Jonathan Swan playing his bagpipes below the boughs of a 400 year old oak tree in Chelmsford, as part of the Poppy Scotland commemorations of the 80th anniversary of the events at St Valery and the 51st Highland Division, in which HQS WELLINGTON played her part.
As the Dunkirk evacuation unfolded, HMS Wellington was actually in the South West Approaches escorting a convoy back to the UK. On 6th June she was ordered to gather off Le Havre initially, together with 12 other destroyers and sloops, assorted requisitioned ferries, motor yachts and fishing vessels, and then sent to St. Valery-en-Caux on 10th June with HM Ships Gardenia, Saladin and a naval tug. The 51st Highland Division of 20,000 men, commanded by Major General Victor Fortune, had been put under command of the French Army heading for Le Havre. However, cut off near the little seaside port of St. Valery, they asked the War Office for evacuation from there. St Valery was then a small fishing port with a tidal range of 17 feet, and a harbour drying out completely to 600 feet beyond the harbour breakwater. The beaches either side of the harbour were surrounded by high cliffs. A similar evacuation plan based on the successful Dunkirk operation was established, but the operation was continually plagued with poor communications and fog. The naval force off Le Havre was severely bombed by the Germans on 10th June and several vessels had to return to UK. The remaining force began to muster around St Valery.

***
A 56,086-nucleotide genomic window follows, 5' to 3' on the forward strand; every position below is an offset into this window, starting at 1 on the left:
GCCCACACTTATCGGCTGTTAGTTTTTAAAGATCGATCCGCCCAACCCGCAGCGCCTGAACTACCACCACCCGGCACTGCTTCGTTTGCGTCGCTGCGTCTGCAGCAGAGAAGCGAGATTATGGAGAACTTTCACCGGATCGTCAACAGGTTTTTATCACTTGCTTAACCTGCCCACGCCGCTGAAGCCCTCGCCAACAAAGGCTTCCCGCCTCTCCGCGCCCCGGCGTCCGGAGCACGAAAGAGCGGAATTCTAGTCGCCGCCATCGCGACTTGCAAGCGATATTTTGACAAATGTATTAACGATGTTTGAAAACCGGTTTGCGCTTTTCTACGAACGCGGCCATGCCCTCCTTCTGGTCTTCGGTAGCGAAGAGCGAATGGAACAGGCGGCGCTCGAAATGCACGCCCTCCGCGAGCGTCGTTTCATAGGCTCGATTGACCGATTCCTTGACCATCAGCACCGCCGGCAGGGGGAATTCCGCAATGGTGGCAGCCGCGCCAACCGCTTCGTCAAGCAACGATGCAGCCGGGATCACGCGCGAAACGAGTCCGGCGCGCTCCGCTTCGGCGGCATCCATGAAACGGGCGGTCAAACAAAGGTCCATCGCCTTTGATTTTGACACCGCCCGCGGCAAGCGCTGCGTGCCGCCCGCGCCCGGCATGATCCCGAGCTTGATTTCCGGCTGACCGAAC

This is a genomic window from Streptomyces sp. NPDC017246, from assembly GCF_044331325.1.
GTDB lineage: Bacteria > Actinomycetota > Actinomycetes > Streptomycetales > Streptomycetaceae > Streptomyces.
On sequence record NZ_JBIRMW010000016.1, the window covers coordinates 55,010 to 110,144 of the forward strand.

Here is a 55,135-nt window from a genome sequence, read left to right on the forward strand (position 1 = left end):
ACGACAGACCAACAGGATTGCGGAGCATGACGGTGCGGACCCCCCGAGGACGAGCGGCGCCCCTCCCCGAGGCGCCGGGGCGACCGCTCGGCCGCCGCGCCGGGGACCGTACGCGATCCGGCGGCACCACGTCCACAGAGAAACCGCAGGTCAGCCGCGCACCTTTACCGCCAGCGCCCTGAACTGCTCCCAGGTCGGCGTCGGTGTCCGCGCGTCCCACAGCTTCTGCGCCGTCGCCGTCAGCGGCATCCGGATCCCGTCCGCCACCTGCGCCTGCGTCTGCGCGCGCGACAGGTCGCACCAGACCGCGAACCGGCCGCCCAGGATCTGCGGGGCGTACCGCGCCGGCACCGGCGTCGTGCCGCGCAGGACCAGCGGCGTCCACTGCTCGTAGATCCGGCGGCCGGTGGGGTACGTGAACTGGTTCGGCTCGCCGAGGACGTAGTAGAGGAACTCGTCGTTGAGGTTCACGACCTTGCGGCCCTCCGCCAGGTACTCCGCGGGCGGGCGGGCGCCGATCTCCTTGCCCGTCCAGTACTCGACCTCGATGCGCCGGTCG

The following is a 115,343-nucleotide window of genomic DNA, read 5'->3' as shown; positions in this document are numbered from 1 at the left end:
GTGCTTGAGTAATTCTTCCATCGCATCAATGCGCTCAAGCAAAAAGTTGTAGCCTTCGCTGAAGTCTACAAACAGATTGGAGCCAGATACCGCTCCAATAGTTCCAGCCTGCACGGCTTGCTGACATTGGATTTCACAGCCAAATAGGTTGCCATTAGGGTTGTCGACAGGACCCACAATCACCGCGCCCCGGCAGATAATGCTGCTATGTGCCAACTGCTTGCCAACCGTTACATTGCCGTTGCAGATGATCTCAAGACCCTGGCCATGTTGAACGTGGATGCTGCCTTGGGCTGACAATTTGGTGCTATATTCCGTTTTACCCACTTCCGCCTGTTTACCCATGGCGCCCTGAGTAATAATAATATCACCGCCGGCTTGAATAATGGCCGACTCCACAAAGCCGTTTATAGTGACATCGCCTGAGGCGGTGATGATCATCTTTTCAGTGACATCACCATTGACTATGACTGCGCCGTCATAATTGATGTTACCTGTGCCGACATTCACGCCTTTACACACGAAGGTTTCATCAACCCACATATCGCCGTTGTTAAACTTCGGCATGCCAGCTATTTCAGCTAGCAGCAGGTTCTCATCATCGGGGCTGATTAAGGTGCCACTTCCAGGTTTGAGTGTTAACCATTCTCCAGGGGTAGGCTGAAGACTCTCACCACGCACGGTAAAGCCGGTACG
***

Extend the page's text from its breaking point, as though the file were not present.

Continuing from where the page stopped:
By daybreak 11th June an outer perimeter to St Valery had been drawn up and manned by the 51st, approximately 3 miles from the port, whilst the German 4th Army were advancing towards the area. Around 2000 troops were evacuated and transferred to HMS Gardenia, with the help of Wellington’s sea boats, for onward passage to Portsmouth. That evening, all who could made their way under cover of darkness to the port and beaches to wait in vain. At daybreak at 0300 the situation became even more confusing when a heavy low lying fog descended. This allowed the Germans to see the top of the British ships’ masts from the cliff tops around St Valery, which they could fire on whilst inhibiting movement on the water. With the combination of the fog, the tidal problems at St Valery, and the advancing Germans, the evacuation was finally abandoned on 12th June. The Wellington was the last of the naval forces, with 300 soldiers embarked, to leave St Valery, and return to Portsmouth, where she recovered the crew from one of her 2 seaboats (whalers), which had been involved in beach recovery and rescued in the fog by HMS Gardenia. General Fortune was faced with all being killed or surrender. So the remaining 51st with over 8000 men, were then marched 700 miles to POW camps in Germany; for aficionados of Scottish dancing, the Reel of the 51st was inaugurated in the Stalags by the soldiers. The Wellington was hit in the Captain`s pantry (now the Committee Room) by shrapnel when off St Valery, and we believe she was the only ship in the RN to have had shell damage from a Panzer tank!